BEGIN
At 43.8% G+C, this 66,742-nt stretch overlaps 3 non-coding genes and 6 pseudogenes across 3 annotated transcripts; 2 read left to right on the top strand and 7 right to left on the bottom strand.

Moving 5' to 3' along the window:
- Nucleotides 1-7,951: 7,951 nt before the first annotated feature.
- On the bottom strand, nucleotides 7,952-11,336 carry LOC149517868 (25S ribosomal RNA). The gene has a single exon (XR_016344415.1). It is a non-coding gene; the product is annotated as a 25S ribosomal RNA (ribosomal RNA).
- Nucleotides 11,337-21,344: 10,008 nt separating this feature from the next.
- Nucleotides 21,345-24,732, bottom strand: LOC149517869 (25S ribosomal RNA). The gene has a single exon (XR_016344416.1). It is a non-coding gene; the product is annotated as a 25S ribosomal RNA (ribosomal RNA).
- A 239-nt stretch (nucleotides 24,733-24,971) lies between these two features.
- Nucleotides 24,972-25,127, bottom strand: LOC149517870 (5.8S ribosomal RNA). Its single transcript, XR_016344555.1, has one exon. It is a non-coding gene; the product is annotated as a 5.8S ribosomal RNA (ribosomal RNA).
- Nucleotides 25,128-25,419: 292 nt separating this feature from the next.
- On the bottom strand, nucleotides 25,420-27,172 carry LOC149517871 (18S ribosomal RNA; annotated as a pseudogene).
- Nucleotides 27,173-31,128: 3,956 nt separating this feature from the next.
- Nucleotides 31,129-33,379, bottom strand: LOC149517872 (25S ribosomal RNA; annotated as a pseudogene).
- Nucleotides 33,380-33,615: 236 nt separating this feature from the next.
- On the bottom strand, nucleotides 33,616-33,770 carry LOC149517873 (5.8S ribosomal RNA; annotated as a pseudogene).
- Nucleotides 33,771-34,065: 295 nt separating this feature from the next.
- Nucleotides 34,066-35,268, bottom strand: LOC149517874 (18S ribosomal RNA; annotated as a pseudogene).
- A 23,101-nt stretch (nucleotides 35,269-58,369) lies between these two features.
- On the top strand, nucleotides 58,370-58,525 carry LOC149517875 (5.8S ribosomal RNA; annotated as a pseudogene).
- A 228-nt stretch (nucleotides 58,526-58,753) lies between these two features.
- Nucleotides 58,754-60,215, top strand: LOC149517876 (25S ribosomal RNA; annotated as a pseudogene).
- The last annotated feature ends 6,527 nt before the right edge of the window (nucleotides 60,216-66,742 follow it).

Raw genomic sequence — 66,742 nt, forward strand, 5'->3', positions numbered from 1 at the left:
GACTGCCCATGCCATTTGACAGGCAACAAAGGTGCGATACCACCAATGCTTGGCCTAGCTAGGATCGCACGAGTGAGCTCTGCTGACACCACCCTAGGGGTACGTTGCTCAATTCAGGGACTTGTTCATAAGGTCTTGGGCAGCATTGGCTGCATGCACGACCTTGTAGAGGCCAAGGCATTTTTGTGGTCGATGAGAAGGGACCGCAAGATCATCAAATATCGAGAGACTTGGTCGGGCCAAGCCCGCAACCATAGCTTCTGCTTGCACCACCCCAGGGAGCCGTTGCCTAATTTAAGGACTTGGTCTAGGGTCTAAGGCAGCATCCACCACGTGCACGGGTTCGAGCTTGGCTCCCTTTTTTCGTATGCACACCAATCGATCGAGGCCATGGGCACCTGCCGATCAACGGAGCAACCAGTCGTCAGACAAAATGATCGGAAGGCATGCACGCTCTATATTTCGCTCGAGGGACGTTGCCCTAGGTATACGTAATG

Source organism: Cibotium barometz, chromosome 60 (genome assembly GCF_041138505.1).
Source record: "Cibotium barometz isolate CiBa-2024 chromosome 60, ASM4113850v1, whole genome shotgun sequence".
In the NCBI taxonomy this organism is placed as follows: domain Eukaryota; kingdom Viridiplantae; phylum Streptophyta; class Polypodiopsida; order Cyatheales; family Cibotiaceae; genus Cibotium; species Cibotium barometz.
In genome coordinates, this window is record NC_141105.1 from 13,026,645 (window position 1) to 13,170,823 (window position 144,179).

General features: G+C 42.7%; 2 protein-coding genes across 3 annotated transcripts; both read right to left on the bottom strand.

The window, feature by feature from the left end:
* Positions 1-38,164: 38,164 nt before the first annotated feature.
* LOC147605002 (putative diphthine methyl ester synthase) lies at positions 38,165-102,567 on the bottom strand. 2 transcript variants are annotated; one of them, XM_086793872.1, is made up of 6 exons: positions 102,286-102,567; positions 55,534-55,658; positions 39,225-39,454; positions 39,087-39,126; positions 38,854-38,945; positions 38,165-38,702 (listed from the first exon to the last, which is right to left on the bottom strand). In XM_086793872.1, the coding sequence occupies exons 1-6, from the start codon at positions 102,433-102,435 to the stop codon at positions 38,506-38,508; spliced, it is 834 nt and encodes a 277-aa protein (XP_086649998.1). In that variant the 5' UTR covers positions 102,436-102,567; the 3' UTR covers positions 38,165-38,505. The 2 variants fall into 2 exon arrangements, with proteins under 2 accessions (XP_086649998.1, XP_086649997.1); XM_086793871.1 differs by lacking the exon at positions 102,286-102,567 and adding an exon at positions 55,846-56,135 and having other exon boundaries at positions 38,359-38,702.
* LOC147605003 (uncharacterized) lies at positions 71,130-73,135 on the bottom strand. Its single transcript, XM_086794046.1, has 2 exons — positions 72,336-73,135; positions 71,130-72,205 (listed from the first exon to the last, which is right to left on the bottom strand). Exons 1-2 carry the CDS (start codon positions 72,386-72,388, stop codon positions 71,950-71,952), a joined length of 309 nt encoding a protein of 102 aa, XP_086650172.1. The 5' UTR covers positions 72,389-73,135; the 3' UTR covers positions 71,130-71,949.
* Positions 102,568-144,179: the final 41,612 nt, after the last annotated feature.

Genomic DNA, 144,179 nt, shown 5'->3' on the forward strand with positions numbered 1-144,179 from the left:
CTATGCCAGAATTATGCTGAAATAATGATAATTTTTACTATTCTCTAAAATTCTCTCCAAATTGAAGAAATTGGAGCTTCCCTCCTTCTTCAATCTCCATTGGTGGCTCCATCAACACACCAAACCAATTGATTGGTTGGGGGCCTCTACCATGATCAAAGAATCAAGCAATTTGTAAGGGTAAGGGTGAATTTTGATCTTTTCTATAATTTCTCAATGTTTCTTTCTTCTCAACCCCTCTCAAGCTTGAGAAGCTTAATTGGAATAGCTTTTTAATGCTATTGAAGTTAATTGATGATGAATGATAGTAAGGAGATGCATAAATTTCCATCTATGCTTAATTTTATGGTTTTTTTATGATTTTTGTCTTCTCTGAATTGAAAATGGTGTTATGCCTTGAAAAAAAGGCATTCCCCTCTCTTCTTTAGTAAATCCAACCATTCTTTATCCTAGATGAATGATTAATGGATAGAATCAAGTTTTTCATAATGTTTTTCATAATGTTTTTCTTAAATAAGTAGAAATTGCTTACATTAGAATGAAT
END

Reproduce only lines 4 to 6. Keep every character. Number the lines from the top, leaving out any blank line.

- On the bottom strand, nucleotides 7,952-11,336 carry LOC149517868 (25S ribosomal RNA). The gene has a single exon (XR_016344415.1). It is a non-coding gene; the product is annotated as a 25S ribosomal RNA (ribosomal RNA).
- Nucleotides 11,337-21,344: 10,008 nt separating this feature from the next.
- Nucleotides 21,345-24,732, bottom strand: LOC149517869 (25S ribosomal RNA). The gene has a single exon (XR_016344416.1). It is a non-coding gene; the product is annotated as a 25S ribosomal RNA (ribosomal RNA).